Hengchi 1 in the production version

Hengchi 1 is expected to begin mass production of Evergrande Auto in the second half of 2021. So far there have only been pictures of the concept car. New pictures show Hengchi 1 as he will run off the conveyor belt. The design is therefore close to the original Concept remained.

Hengchi 1 was drawn by Anders Warming
Hengchi 1 was drawn by Anders Warming

Hengchi 1 drew Anders Warming. The former BMW and Mini designer also presented an interesting Saab design. The X_Ray Vision anticipated what a Saab of the future might look like. Would the brand exist again. Hengchi 1 rolls forward more conventionally than the Saab.

If you didn't know about the authorship by Warming, you could mistake the design for a design by any Italian design studio. That might sound harsh, but it corresponds to reality. Because the first ever product from Evergrande Auto looks appealing, but it wears the usual fashion that all brands in Asia wear. If you were to stick Xpeng or Nio on the bow, what would be the difference? You could even write Lucid Motors, the hyped Tesla rival, on the body. Nobody would be surprised.

In general, this is exactly where the problem of the emerging electric car manufacturers from the Middle Kingdom could lie. Their products are visually as distinguishable as smartphones whose trademarks have been masked off. Maybe this is accepted in the corporate headquarters, maybe only the flat rate will soon count anyway and the design is a minor matter.

Even if you cannot discover any details that could somehow represent Hengchi specifically for a new brand, the result is pleasing. The viewer can decide for himself whether the rear or the front stands for the chocolate side. In any case, purely optically, the sedan would be suitable for the world market. So far, there has been no mention of the technology and performance data.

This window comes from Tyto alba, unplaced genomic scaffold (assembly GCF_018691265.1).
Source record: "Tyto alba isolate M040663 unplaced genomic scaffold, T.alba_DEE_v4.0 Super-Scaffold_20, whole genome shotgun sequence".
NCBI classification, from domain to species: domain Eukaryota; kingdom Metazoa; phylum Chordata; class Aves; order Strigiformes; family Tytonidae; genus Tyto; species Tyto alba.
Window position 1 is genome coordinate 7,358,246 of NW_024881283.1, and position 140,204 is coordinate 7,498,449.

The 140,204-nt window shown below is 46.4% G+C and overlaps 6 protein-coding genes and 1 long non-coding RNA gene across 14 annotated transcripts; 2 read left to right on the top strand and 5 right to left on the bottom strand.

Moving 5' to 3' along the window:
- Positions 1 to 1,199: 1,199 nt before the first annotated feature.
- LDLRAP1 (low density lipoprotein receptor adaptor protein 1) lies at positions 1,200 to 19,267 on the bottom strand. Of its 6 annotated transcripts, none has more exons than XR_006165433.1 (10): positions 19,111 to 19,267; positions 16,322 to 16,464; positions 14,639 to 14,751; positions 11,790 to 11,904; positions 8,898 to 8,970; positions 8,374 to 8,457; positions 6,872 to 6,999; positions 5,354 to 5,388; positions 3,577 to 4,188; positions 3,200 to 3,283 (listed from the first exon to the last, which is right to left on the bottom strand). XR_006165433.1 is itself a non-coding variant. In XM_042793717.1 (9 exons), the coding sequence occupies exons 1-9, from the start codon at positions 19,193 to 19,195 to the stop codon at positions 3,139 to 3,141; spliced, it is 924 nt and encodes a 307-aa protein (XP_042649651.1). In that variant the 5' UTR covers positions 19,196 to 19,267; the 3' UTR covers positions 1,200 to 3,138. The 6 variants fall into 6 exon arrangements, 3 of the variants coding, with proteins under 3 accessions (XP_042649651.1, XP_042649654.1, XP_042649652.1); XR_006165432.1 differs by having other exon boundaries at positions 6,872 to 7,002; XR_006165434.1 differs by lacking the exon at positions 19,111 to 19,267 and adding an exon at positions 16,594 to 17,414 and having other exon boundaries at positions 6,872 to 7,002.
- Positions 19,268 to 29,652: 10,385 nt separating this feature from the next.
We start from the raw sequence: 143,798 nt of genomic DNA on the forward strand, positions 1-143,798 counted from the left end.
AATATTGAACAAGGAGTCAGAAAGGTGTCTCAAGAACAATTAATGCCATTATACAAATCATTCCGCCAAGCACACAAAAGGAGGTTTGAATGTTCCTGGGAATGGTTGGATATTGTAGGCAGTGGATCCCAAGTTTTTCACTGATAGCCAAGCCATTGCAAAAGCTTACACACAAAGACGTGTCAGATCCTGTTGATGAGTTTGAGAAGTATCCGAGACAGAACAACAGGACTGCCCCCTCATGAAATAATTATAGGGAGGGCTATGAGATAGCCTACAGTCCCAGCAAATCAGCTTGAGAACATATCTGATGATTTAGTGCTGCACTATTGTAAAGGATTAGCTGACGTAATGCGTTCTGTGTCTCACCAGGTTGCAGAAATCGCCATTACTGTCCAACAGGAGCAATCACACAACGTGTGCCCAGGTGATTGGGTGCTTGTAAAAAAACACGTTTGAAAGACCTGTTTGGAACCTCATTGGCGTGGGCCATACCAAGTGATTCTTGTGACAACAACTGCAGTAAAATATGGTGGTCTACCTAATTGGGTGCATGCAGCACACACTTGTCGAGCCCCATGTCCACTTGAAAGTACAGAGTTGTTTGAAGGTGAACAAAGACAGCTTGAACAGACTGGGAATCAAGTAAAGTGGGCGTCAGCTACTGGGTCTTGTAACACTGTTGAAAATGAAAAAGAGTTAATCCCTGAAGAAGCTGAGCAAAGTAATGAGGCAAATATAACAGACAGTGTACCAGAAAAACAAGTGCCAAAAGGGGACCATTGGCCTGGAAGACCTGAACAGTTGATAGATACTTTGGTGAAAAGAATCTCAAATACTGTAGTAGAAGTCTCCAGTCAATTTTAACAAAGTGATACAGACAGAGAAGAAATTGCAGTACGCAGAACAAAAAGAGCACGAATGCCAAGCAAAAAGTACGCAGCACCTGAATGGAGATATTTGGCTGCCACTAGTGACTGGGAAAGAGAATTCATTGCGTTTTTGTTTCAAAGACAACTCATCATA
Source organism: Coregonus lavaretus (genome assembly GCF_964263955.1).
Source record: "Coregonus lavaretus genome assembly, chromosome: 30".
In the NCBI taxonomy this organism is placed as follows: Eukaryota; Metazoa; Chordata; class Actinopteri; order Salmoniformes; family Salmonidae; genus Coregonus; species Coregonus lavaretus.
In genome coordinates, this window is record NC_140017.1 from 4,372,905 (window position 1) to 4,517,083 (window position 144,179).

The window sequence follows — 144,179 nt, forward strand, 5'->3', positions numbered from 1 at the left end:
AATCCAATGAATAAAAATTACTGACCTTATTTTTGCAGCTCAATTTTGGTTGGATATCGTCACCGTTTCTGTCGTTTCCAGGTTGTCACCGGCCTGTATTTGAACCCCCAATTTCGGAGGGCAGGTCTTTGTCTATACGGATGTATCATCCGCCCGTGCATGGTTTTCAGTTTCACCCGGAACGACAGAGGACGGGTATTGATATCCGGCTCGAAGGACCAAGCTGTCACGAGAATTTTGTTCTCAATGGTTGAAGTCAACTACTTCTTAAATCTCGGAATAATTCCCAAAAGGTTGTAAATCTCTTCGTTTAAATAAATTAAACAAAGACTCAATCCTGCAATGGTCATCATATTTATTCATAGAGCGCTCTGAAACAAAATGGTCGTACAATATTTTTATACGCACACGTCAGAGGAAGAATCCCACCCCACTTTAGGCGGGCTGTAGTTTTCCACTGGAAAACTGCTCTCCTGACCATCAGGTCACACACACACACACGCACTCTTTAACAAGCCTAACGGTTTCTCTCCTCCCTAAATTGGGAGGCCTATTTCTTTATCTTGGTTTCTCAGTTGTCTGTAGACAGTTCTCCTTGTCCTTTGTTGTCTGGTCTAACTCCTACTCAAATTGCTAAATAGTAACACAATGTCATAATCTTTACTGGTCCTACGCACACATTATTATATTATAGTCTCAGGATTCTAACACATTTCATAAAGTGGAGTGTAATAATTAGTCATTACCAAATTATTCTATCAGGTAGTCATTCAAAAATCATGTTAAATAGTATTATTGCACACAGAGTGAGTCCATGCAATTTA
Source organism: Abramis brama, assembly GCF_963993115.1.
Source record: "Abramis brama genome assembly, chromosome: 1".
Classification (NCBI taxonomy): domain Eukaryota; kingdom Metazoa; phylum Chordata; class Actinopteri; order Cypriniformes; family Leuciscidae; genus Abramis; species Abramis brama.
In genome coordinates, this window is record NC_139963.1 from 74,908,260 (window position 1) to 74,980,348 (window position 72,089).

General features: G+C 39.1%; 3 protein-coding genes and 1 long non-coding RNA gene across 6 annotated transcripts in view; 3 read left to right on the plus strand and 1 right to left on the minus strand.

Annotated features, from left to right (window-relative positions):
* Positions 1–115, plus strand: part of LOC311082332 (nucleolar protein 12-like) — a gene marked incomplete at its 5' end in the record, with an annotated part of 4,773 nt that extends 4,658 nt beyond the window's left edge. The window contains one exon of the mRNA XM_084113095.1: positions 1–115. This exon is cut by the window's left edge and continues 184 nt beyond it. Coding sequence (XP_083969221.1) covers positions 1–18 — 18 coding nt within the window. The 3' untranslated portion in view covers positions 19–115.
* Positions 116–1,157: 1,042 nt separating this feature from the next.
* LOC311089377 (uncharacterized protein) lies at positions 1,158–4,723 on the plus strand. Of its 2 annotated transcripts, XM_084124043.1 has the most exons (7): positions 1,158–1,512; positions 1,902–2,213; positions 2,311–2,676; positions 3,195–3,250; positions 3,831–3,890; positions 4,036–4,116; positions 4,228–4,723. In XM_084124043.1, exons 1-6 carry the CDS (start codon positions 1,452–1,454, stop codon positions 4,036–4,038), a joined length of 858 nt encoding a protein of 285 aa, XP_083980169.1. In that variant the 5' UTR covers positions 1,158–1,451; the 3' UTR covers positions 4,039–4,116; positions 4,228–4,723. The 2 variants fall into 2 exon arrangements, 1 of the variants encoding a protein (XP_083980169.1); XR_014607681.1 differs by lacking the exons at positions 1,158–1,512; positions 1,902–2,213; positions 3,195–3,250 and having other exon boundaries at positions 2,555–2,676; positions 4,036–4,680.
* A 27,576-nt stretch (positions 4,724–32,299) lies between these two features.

The design of the interior remains open. Evergrande Auto is releasing details in smaller portions in its home market, which is sure to be a smart decision. Whether Hengchi 1 will follow the trend towards many and large displays, or whether it will surprise here, remains open for the moment.

What is certain, however, is that there could be a bit of Sweden in Hengchi 1. NEVS sees itself more and more as a development location for Evergrande Auto and hopes to be able to play a bigger role in the future.

9 thoughts on "Hengchi 1 in the production version"

  • @ GP362

    Someone whose formerly tranquil living environment was ruined by tar sand mining, leaking oil pipelines, or fracking may have a different opinion.
    Or, to look at an even older energy source, through coal seams burning underground, of which there are also unexpectedly many.

    The bottom line is, industry always has an impact, more industry has more impact, and new industry has new impact. But that known industry is better than new industry, I don't see that.

    You're right, of course, it's mostly about business. But also with oil, coal, food, personal care products and what else I don't know. We have got used to what has been going on for years or decades, but I doubt that it was fundamentally better in the past.

    There used to be fewer people, but you can't blame the new industries for that. The classic ones are more responsible for the fact that we have become more.

    The fact that it is only about business is a problem of our economic system and not of the technology used. As long as environmental impacts are not sensibly priced in, we will always manage to turn the living conditions of a not inconsiderable part of the inhabitants of this planet, regardless of the technology, for the worse.

  • One hour 28 (@ StF),

    I don't even bother to look at this documentary. The idea of ​​doing without is valid per se. We have known that for a very, very long time.

    Vehicles of almost three tons, which perform about the same as an older car with half the weight and use of materials, cannot be the solution.

    One is not automatically catapulted into pre-industrial times if one is looking for sensible solutions.

  • @StF
    Exactly these statements are made by several people in the end. The Chinese say the 5! other planets are not enough to enable the Chinese to live our way of life.

    Copper isn't evil, but it's finite. Just like other rare earths. Perhaps one should consider where to use such raw materials. Certainly not in mass consumer goods of questionable e-mobility with its excesses (e-scooters and other nonsense). A recycling of these raw materials does not take place to this day, as described with the example of wind generators. Whereby they are used comparatively sensibly there, energy generation, not consumption.